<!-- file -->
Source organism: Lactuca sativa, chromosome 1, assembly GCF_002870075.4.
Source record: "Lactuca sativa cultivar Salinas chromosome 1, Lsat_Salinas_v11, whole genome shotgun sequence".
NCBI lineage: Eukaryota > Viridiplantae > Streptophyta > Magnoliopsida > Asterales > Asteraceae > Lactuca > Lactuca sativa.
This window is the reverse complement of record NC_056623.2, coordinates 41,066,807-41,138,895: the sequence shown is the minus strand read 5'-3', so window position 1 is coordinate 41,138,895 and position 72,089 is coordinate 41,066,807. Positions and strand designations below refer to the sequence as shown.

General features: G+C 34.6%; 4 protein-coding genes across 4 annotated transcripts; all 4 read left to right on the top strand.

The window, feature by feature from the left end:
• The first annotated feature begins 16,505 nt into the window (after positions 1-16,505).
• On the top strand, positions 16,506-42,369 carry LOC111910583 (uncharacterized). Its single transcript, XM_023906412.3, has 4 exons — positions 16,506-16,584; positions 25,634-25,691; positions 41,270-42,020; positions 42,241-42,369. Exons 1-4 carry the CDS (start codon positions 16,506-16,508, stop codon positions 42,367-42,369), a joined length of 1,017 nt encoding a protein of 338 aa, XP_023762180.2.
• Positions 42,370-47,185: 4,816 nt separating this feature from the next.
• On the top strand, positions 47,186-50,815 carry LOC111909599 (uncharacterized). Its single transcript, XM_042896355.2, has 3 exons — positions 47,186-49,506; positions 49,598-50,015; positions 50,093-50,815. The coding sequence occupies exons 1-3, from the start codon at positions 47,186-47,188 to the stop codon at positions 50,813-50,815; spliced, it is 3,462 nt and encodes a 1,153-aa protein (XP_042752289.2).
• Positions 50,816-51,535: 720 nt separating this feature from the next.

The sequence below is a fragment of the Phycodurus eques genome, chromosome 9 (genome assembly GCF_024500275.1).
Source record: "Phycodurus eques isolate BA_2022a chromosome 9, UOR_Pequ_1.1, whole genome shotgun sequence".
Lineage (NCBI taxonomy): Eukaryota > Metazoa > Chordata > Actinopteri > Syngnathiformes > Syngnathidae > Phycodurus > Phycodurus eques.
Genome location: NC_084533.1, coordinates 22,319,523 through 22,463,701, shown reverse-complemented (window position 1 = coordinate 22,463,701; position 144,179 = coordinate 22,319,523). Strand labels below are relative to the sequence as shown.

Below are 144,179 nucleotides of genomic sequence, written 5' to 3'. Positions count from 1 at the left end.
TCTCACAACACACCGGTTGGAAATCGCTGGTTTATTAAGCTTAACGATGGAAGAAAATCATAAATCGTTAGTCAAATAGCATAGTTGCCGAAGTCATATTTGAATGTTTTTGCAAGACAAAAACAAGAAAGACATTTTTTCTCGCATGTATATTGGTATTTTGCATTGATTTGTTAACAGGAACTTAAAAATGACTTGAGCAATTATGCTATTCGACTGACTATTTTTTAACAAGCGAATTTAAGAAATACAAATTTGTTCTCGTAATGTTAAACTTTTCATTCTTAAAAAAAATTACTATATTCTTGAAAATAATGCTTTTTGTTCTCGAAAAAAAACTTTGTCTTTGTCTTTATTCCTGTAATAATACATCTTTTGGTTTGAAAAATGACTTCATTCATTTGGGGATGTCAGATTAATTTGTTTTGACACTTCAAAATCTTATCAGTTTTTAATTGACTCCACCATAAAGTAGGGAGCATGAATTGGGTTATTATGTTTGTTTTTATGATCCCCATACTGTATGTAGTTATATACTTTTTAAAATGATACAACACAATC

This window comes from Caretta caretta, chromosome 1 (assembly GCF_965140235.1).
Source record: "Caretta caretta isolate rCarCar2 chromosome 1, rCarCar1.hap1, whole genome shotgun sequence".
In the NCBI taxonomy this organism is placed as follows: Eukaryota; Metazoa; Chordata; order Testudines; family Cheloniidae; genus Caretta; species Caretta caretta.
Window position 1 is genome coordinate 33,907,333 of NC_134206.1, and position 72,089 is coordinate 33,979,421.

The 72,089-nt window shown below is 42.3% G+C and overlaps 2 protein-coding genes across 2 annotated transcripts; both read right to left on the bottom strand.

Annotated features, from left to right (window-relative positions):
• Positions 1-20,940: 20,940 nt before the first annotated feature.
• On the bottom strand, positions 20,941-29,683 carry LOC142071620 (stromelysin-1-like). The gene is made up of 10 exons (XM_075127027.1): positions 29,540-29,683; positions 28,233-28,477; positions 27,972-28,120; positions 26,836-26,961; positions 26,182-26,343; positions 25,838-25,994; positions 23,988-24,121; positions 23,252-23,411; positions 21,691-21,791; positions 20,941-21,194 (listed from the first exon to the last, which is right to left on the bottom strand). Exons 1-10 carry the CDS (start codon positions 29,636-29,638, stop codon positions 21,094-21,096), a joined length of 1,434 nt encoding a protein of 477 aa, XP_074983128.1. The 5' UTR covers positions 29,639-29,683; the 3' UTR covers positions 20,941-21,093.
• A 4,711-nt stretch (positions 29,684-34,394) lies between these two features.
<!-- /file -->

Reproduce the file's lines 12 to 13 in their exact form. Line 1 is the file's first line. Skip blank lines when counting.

The sequence below is a fragment of the Phycodurus eques genome, chromosome 9 (genome assembly GCF_024500275.1).
Source record: "Phycodurus eques isolate BA_2022a chromosome 9, UOR_Pequ_1.1, whole genome shotgun sequence".